Making a behavior chart entails planning, determining the rewards for good behavior, discussing the chart with the children, including attainable expectations and being consistent. Behavior charts help to keep children motivated and to avoid negative behavior. They can also be utilized to keep track of reading, homework, pet care and other chores. For behavior charts to work effectively, they must be used correctly.
Planning is essential for determining bad and good behaviors. Outline the behaviors that a child must implement and those that a child needs to change. Keep the age of a child in mind while defining behaviors.
After highlighting the good behaviors, create a reward or points system by which the child gets rewarded for positive acts. A child must also understand the stipulations of the plan. He needs to know the rewards and consequences of his specific behaviors.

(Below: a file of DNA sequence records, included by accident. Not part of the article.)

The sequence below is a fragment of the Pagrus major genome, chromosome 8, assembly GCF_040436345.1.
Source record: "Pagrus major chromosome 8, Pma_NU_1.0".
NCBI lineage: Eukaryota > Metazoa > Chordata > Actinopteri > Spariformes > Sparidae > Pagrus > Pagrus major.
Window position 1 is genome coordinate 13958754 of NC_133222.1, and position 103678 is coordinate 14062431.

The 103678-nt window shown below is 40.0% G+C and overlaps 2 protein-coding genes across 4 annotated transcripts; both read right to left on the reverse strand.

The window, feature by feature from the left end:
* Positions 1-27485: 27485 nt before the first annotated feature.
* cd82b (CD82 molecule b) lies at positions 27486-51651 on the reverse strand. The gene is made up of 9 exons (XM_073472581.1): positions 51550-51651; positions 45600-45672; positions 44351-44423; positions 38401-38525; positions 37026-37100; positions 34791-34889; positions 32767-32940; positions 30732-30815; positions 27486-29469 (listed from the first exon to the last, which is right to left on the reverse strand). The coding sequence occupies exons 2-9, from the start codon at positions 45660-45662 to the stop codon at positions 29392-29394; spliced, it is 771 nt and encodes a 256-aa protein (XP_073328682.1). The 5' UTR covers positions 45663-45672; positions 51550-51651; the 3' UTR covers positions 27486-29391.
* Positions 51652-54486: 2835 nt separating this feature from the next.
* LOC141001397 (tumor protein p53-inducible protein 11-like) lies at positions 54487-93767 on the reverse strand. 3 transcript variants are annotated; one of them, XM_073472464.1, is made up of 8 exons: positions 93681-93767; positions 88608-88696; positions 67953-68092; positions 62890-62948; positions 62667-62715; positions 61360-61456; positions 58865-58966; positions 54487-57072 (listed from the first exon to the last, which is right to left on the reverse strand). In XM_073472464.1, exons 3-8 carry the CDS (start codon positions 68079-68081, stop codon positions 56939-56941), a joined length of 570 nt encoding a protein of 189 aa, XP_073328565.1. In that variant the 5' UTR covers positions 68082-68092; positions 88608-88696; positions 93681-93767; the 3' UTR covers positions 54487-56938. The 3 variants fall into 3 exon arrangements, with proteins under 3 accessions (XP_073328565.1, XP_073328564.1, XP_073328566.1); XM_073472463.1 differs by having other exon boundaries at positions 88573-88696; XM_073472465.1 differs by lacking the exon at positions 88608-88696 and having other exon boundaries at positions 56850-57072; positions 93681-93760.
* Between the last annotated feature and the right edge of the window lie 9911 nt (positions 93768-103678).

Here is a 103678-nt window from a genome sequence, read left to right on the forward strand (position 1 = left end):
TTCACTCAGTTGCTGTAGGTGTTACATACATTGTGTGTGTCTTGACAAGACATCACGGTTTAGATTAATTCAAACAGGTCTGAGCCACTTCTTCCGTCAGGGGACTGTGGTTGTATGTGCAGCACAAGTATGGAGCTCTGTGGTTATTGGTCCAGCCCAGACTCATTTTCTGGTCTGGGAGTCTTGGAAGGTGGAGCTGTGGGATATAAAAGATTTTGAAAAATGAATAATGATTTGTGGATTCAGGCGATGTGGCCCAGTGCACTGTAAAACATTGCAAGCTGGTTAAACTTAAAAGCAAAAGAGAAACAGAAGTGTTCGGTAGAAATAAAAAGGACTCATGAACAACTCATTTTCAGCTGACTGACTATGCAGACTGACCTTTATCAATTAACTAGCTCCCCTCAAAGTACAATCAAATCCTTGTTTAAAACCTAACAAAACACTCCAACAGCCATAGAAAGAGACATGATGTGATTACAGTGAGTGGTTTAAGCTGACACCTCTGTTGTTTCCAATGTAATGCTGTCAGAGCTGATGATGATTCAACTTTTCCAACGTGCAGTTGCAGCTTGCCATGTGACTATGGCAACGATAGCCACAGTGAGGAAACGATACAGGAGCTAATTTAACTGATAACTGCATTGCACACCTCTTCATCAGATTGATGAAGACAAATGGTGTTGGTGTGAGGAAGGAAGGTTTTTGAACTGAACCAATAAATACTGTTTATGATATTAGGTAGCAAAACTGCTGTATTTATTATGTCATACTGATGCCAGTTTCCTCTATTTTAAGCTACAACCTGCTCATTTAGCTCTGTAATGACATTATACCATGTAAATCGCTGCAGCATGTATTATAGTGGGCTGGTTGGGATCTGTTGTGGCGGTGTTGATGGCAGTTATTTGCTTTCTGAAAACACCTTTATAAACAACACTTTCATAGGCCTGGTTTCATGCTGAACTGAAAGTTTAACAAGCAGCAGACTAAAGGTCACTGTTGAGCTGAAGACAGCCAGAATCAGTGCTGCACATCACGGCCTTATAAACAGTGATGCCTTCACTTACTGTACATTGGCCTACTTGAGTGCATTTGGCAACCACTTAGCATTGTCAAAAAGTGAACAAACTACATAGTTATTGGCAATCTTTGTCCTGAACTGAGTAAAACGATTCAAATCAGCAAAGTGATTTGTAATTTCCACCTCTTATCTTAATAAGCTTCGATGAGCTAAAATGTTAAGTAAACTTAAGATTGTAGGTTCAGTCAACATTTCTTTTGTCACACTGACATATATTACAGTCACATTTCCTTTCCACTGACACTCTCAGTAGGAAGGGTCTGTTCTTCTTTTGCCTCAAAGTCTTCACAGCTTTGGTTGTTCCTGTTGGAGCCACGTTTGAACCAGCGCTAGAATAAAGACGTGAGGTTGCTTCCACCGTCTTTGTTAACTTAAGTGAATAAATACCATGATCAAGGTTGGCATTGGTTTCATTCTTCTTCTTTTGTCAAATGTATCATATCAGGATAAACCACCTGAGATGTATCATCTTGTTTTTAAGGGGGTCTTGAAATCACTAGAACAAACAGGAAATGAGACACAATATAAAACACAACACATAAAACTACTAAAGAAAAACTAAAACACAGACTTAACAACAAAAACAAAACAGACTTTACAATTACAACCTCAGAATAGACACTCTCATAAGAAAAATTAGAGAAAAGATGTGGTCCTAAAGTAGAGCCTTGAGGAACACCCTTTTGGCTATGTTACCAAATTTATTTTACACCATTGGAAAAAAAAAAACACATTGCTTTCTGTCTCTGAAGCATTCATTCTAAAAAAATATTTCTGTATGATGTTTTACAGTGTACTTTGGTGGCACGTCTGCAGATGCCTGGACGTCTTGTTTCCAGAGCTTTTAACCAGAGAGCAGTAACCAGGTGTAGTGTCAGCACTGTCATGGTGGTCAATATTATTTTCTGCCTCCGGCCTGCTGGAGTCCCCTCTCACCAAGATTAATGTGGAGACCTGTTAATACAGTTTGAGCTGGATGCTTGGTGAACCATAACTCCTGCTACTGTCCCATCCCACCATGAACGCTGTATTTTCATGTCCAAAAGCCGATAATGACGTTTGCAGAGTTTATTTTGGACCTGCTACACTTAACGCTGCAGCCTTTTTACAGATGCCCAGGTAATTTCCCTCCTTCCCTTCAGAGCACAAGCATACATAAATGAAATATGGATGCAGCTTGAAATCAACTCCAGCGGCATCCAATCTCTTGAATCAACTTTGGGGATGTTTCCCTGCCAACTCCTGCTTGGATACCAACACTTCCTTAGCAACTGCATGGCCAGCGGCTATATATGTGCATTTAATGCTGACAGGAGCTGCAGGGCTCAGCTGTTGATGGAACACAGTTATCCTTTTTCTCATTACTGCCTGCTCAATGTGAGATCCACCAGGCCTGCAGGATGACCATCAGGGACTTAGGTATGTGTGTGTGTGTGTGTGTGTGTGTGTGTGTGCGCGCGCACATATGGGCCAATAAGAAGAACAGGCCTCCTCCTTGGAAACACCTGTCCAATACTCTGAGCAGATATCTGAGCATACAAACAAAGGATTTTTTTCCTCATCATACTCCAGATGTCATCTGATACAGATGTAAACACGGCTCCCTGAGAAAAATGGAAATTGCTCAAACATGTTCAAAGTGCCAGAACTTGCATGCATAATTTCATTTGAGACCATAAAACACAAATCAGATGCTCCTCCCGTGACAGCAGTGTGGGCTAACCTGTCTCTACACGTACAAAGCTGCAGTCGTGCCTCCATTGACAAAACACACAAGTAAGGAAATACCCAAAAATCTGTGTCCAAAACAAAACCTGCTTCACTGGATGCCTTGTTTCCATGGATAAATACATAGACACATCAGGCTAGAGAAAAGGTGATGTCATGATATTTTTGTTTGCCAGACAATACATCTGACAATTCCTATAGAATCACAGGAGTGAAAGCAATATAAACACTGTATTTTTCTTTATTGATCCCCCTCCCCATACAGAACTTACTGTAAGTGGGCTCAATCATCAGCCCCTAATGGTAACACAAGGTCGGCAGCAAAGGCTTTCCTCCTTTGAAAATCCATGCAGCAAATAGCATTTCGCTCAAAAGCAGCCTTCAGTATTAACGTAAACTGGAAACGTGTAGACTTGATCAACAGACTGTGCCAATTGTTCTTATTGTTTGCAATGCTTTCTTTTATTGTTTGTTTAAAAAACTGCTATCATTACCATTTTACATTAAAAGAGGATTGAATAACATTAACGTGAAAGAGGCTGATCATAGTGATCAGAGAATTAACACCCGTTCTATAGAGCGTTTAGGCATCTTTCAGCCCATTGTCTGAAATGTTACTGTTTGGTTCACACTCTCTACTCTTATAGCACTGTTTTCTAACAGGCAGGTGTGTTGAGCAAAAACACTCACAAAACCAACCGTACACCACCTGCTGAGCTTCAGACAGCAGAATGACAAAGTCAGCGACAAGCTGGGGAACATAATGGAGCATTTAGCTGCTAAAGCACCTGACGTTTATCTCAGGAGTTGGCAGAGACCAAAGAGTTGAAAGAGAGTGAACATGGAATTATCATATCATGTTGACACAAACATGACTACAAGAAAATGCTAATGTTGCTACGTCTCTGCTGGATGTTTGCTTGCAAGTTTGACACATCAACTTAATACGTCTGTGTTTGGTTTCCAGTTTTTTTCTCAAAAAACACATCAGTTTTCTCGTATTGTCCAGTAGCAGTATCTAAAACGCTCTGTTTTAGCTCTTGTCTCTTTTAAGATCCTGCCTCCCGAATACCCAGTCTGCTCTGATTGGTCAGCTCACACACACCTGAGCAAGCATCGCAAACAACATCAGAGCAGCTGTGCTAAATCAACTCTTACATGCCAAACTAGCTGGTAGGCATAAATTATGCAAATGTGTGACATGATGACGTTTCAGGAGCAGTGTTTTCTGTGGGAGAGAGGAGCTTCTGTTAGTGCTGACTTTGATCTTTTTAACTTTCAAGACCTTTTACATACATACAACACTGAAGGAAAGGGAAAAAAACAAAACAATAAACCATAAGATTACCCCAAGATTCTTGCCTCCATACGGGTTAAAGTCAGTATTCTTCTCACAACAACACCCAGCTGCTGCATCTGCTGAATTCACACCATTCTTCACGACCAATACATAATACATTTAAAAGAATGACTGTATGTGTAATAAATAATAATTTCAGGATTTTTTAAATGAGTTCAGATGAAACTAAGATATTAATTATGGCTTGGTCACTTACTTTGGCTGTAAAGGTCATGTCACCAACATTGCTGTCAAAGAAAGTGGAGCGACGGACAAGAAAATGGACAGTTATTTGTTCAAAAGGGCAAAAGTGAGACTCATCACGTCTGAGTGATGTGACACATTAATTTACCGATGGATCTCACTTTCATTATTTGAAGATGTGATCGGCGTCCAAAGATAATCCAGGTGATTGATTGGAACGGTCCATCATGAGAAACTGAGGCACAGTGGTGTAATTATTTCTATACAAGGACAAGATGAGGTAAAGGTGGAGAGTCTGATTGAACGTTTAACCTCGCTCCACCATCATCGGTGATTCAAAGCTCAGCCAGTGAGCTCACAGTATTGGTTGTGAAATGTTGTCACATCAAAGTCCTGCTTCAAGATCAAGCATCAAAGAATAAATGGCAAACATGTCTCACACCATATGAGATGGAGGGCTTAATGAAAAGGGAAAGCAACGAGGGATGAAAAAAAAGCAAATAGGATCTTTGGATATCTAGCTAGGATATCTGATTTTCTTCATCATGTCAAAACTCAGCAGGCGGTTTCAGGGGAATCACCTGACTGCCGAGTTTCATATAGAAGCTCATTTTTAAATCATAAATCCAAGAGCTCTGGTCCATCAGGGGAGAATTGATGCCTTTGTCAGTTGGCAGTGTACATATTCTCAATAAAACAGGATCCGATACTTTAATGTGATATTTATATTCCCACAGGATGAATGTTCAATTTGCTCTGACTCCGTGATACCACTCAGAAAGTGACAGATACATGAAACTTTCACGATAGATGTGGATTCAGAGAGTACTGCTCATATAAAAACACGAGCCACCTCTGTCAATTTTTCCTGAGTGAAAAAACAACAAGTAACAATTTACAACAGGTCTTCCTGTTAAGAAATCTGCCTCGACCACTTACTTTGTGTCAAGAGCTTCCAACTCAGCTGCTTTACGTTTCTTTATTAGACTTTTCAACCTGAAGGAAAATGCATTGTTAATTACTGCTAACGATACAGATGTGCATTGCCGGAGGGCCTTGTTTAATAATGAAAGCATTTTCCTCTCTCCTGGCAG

A parent must also ensure that the goals and expectations highlighted on the behavior chart are attainable. They should be realistic, or the whole process can be frustrating. Parents must not expect perfection within a short time. If it is a weekly or monthly chart, it is vital to follow up persistently before giving up. Place the chart where it is visible to a child so that he remembers his goals.